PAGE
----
I think the challenge is going out in front of a paying audience with absolutely nothing and trying to entertain them for two hours. Thankfully, I only think about that right before we go on, and then once we’re out there, everything’s fine.

The rules and circumstances of improv comedy serve as a great allegory or parallel to the real world. Some people may seem more naturally talented, though they still need years of practice to further hone their craft. Other people get good through sheer will and determination. And then an audience member throws out a nonsense suggestion and just have to roll with it. You have to adapt. You have to own it and make the best of what you’re given.

In life, you can only prepare so much. When you get thrust upon the world’s stage, you have to survive on nothing more than your wits and your years of practice. If you are confident in your skills, everything will be just fine, because the actual motions (and reactions) become second nature. Active thinking takes a back seat. You just do it.

Most of us know comedian Colin Mochrie best as a Whose Line Is It Anyway? original cast member. Well, perhaps “original” isn’t completely accurate. He didn’t appear in the UK version of the show until the third series, but he was a featured performer throughout the run of the American show, appearing in some 299 episodes (and counting). That’s every episode of the US version.

While being to think quickly (and funnily) on your feet is a prerequisite for any improv performer, they’re all going to have good days and bad days. The best days, much like with so many other creative professions, is when you’re able to get into a rhythm. The jokes keep flowing and the audience keeps laughing. That’s where talent and experience intersect.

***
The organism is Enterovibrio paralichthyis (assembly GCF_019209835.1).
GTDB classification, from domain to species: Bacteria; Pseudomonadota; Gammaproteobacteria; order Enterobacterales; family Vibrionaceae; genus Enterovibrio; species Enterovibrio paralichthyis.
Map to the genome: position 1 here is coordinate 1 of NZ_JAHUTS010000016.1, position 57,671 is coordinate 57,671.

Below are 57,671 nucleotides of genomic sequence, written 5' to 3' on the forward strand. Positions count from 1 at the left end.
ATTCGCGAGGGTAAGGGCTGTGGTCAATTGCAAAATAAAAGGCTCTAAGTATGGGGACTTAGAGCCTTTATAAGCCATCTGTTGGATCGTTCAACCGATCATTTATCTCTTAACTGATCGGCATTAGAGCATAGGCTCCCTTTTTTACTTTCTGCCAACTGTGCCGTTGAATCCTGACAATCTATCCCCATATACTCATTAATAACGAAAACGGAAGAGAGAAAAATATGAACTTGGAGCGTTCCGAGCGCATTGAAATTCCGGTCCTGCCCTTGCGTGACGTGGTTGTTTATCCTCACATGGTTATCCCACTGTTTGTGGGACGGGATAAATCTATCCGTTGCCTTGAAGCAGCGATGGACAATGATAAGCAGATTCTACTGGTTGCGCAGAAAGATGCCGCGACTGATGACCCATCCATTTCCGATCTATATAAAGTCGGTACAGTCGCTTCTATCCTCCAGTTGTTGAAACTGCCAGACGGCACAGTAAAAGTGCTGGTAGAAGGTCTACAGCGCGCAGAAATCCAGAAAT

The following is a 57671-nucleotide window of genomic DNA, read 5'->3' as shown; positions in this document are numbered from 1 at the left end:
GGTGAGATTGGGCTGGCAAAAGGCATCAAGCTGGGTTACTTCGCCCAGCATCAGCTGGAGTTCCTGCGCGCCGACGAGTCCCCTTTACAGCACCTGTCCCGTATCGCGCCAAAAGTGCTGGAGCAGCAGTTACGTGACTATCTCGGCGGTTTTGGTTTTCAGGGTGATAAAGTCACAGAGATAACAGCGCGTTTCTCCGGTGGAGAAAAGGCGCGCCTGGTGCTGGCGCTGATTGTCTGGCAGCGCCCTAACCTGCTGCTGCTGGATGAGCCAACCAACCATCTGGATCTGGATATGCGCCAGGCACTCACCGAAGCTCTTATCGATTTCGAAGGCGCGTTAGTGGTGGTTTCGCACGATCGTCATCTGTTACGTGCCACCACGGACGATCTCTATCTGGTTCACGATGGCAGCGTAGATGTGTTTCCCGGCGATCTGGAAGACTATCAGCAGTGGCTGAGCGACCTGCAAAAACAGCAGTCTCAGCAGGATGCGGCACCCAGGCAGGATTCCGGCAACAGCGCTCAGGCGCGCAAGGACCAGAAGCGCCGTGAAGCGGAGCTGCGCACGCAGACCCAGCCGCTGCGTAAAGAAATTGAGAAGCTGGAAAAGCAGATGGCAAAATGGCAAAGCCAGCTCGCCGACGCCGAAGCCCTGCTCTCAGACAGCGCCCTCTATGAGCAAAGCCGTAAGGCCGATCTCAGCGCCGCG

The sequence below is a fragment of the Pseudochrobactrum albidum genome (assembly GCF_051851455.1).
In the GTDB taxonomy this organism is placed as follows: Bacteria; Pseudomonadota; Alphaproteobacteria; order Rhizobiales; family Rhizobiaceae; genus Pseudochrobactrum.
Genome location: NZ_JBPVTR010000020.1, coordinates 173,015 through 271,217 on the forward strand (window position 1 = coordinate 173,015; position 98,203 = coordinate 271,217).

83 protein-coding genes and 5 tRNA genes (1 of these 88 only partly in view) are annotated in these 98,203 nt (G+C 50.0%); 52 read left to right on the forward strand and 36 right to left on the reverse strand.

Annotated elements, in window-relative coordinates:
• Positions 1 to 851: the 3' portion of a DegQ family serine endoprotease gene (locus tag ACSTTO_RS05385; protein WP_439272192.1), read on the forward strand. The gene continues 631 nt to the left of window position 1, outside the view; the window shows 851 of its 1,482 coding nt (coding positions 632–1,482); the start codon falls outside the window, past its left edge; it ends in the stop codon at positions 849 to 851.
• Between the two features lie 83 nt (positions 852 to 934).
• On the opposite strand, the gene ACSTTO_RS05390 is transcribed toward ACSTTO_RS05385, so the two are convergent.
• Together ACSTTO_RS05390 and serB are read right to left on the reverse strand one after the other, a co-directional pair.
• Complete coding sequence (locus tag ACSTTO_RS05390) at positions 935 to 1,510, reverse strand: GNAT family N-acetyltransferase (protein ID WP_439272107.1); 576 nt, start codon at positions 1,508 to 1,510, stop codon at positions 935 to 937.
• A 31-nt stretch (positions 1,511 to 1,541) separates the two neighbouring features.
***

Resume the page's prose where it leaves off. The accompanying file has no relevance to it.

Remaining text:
There’s many times this year I’ve sat back and thought, I’m making a living from making things up. It’s the only skill I have so I’ve been really lucky.

Born in Scotland as the oldest of three children, Colin Mochrie moved to Quebec when he was seven before continuing on to Vancouver five years later. Curiously, he was shy as a child, a loner who “watched way too much television.” That’s in utter contrast to his outgoing and boisterous personality today.

Following four years of theatre school, Mochrie joined the Vancouver TheatreSports League in 1980 where he met fellow Whose Line star Ryan Stiles. It was after Expo ’86 that Colin Mochrie moved to Toronto and joined the Second City for a few years. Curiously, he didn’t make the cut the first time he auditioned for Whose Line and he took that as a learning experience. He auditioned again the following year, flew to London to appear on one episode, and was cut. It wasn’t until his third audition that he was offered a permanent spot on the UK show.

Success takes many paths and many attributes. We may know Colin Mochrie best as a comedian and improviser, but it’s obvious enough that these are not his only skills. He’s dedicated to his craft, perseveres through hardship, and comes out with a big goofy smile out the other end. His positivity is infectious. For more laughs, check out his 2013 book Not Quite the Classics. Or just look for Whose Line highlights online.

Famous Playboy Hugh Hefner managed to successfully stop an order of monks from operating a business on his property. The police forced the friars to close down their stall, which was outside the Playboy mansion where they had been selling flowers. Said one friar, well, if it was anyone else we may have gotten away from it, but, unfortunately, only Hugh can prevent florist friars.